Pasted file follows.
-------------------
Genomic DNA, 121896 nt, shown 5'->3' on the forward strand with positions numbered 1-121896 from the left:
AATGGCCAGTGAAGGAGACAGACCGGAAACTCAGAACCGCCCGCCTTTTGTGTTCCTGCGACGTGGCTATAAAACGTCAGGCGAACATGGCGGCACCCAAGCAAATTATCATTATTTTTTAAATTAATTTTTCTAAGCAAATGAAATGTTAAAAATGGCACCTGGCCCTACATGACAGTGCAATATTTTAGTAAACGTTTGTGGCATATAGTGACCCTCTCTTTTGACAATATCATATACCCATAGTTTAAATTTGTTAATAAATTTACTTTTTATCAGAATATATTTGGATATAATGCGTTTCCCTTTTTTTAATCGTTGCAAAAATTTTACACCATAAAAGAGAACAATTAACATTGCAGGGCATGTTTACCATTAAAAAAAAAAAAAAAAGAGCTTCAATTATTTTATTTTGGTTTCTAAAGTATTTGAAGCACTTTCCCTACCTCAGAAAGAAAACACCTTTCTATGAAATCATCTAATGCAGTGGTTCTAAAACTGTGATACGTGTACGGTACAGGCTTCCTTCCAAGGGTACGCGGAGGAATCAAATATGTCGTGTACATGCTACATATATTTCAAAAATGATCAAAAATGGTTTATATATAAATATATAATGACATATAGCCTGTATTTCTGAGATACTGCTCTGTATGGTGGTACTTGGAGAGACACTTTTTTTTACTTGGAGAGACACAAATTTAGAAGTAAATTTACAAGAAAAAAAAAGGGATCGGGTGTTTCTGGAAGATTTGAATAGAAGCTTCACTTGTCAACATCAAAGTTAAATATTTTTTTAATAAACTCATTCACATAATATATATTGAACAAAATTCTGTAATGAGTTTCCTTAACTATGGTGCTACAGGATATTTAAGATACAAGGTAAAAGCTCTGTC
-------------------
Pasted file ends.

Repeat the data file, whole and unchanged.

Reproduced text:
Genomic DNA, 121896 nt, shown 5'->3' on the forward strand with positions numbered 1-121896 from the left:
AATGGCCAGTGAAGGAGACAGACCGGAAACTCAGAACCGCCCGCCTTTTGTGTTCCTGCGACGTGGCTATAAAACGTCAGGCGAACATGGCGGCACCCAAGCAAATTATCATTATTTTTTAAATTAATTTTTCTAAGCAAATGAAATGTTAAAAATGGCACCTGGCCCTACATGACAGTGCAATATTTTAGTAAACGTTTGTGGCATATAGTGACCCTCTCTTTTGACAATATCATATACCCATAGTTTAAATTTGTTAATAAATTTACTTTTTATCAGAATATATTTGGATATAATGCGTTTCCCTTTTTTTAATCGTTGCAAAAATTTTACACCATAAAAGAGAACAATTAACATTGCAGGGCATGTTTACCATTAAAAAAAAAAAAAAAAGAGCTTCAATTATTTTATTTTGGTTTCTAAAGTATTTGAAGCACTTTCCCTACCTCAGAAAGAAAACACCTTTCTATGAAATCATCTAATGCAGTGGTTCTAAAACTGTGATACGTGTACGGTACAGGCTTCCTTCCAAGGGTACGCGGAGGAATCAAATATGTCGTGTACATGCTACATATATTTCAAAAATGATCAAAAATGGTTTATATATAAATATATAATGACATATAGCCTGTATTTCTGAGATACTGCTCTGTATGGTGGTACTTGGAGAGACACTTTTTTTTACTTGGAGAGACACAAATTTAGAAGTAAATTTACAAGAAAAAAAAAGGGATCGGGTGTTTCTGGAAGATTTGAATAGAAGCTTCACTTGTCAACATCAAAGTTAAATATTTTTTTAATAAACTCATTCACATAATATATATTGAACAAAATTCTGTAATGAGTTTCCTTAACTATGGTGCTACAGGATATTTAAGATACAAGGTAAAAGCTCTGTC